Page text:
It’s Business, And It’s Personal

Tips for selling a business

On Behalf of | Jun 28, 2017 | Buying & Selling Businesses |

An entrepreneur in North Carolina who sells their business can increase the amount of their net worth. However, they have to do it correctly and avoid the common mistakes that can result in selling the business for less than it’s worth.

For starters, a non-compete provision should be included in the sale agreement to protect any business ideas that an entrepreneur may want to pursue after the business has been sold. The clause should provide a specific length of time and geographical area in which the seller is forbidden from operating a similar business.

In order to ensure that they are paid the amount that was agreed upon, sellers should obtain as much of the purchase amount they can at the closing of the sale. This is in case the buyer fails to operate the business properly and is unable to make the installment payments over time. This also allows the seller the chance to make investments with capital they receive at closing. For payments that are to be paid over time, the seller should ensure that they are secured by the property that is being sold and any other assets that can help them receive the full sale price.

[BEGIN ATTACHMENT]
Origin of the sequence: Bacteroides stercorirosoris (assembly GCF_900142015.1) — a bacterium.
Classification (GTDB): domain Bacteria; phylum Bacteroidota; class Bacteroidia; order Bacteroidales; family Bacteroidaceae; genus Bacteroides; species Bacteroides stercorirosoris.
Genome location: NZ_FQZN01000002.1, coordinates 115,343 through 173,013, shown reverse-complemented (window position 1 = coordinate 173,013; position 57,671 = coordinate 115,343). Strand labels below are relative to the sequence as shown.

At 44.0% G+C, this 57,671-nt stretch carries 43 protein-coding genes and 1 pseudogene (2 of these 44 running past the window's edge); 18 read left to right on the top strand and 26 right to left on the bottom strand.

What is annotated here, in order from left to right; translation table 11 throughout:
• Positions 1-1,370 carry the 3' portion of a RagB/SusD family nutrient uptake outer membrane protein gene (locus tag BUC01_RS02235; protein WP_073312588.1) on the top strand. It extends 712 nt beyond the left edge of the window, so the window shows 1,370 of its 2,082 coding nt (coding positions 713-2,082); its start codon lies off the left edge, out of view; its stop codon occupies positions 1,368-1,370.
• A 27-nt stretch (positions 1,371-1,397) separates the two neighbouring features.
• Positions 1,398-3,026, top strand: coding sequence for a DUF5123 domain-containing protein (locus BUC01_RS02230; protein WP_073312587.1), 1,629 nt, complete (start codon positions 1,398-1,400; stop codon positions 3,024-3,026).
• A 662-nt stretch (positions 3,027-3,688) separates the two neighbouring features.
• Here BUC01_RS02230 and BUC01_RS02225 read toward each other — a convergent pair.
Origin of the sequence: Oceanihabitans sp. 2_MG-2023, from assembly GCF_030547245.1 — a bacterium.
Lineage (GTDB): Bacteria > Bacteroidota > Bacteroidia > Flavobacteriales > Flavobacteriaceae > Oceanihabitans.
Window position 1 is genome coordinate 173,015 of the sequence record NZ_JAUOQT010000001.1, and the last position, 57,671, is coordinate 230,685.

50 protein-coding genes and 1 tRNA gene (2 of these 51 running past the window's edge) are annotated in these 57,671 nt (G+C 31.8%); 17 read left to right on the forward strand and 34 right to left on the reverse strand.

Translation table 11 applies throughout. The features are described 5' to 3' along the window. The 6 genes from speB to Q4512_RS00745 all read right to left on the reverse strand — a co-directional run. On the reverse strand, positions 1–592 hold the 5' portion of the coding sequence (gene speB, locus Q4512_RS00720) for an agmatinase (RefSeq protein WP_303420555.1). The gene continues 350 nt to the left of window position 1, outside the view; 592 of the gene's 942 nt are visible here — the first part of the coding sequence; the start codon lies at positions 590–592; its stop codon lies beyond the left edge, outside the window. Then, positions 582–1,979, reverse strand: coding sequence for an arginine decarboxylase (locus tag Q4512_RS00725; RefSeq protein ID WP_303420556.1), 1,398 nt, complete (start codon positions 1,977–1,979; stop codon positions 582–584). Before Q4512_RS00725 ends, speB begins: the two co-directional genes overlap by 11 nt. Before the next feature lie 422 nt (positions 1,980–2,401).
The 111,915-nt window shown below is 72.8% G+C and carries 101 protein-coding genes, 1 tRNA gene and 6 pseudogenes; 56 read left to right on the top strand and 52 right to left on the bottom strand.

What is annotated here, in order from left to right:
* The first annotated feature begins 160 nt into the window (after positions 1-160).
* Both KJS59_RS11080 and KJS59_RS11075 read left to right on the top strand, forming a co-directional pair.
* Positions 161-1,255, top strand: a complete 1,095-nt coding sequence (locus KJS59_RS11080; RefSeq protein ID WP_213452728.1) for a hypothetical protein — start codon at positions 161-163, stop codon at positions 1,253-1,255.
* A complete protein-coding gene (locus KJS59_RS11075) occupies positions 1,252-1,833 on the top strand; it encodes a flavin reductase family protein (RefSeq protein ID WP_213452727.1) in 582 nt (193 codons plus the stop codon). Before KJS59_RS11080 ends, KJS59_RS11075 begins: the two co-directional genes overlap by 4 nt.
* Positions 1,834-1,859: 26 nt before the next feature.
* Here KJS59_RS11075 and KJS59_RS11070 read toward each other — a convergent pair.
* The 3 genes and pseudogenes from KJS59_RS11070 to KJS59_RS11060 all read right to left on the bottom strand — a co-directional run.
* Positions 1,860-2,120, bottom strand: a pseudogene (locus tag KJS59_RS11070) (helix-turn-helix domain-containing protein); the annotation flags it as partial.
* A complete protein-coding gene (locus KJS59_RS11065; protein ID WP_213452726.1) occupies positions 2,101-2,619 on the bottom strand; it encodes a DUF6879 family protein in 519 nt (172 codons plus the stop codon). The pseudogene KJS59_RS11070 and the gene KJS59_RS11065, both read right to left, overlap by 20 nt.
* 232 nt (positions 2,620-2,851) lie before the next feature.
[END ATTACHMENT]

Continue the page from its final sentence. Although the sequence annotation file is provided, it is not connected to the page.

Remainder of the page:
The seller should insist that the buyer endorses the purchase agreement on behalf of their business as well as personally to ensure that the agreement can be honored independently of the condition of the buyer’s company. If the buyer’s company happens to dissolve, the seller would be able to hold them personally liable for the agreement.

An attorney who practices business law may assist clients by protecting their rights during a business sale. The lawyer may negotiate contract terms on behalf of a client, draft a purchase agreement and oversee other types of business transactions.